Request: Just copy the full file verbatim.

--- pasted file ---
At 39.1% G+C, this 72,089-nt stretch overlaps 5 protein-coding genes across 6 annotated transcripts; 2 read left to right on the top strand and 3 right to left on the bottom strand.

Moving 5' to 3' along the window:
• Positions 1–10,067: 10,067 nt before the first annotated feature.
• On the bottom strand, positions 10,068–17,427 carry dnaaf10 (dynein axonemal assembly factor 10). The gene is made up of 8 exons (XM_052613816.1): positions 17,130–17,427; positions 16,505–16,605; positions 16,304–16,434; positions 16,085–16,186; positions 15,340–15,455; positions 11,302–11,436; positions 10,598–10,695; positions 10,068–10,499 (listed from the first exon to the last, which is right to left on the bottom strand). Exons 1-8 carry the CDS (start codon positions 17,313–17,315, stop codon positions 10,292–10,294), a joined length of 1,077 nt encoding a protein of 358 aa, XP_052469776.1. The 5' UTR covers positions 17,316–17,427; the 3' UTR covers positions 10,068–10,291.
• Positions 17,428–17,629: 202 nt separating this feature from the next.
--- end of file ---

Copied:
At 39.1% G+C, this 72,089-nt stretch overlaps 5 protein-coding genes across 6 annotated transcripts; 2 read left to right on the top strand and 3 right to left on the bottom strand.

Moving 5' to 3' along the window:
• Positions 1–10,067: 10,067 nt before the first annotated feature.
• On the bottom strand, positions 10,068–17,427 carry dnaaf10 (dynein axonemal assembly factor 10). The gene is made up of 8 exons (XM_052613816.1): positions 17,130–17,427; positions 16,505–16,605; positions 16,304–16,434; positions 16,085–16,186; positions 15,340–15,455; positions 11,302–11,436; positions 10,598–10,695; positions 10,068–10,499 (listed from the first exon to the last, which is right to left on the bottom strand). Exons 1-8 carry the CDS (start codon positions 17,313–17,315, stop codon positions 10,292–10,294), a joined length of 1,077 nt encoding a protein of 358 aa, XP_052469776.1. The 5' UTR covers positions 17,316–17,427; the 3' UTR covers positions 10,068–10,291.
• Positions 17,428–17,629: 202 nt separating this feature from the next.